A research team from U of T Engineering has developed a new electrochemical path to transform CO2 into valuable products such as jet fuel or plastics. The technology could significantly improve the economics of capturing and recycling carbon directly from the air.
“Today, it is technically possible to capture CO2 from air and, through a number of steps, convert it to commercial products,” says Professor Ted Sargent who led the research team. “The challenge is that it takes a lot of energy to do so, which raises the cost and lowers the incentive. Our strategy increases the overall energy efficiency by avoiding some of the more energy-intensive losses.”
Direct-air carbon capture is an emerging technology whereby companies aim to produce fuels or plastics from carbon that is already in the atmosphere, rather than from fossil fuels. Canadian company Carbon Engineering, which has built a pilot plant in Squamish, B.C., captures CO2 by forcing air through an alkaline liquid solution. The CO2 dissolves in the liquid, forming a substance called carbonate.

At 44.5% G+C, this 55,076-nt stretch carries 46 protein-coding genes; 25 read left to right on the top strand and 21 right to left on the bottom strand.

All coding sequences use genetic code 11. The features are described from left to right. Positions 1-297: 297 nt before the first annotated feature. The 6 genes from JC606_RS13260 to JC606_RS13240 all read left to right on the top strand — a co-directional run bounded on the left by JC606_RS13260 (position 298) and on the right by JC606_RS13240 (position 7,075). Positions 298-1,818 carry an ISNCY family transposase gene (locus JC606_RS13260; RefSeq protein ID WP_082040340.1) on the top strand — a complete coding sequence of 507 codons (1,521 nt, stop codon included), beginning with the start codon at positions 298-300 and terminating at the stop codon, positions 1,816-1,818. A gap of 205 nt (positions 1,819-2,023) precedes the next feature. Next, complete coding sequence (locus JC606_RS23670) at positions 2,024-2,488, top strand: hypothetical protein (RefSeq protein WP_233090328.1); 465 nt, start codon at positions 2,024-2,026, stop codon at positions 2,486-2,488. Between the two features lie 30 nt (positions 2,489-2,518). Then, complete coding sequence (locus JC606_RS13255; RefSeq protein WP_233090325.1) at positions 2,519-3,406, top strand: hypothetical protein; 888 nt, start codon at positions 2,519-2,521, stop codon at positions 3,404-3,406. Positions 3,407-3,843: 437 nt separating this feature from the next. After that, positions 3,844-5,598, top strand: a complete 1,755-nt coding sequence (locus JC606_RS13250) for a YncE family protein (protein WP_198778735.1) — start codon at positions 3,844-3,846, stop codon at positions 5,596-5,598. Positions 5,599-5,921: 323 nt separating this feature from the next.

In order to be fully recycled, the dissolved carbonate is normally turned back into CO2 gas, and then into chemical building blocks that form the basis of fuels and plastics. One way to do this is to add chemicals that convert the carbonate into a solid salt. This salt powder is then heated at temperatures above 900 C to produce CO2 gas that can undergo further transformations. The energy required for this heating drives up the cost of the resulting products.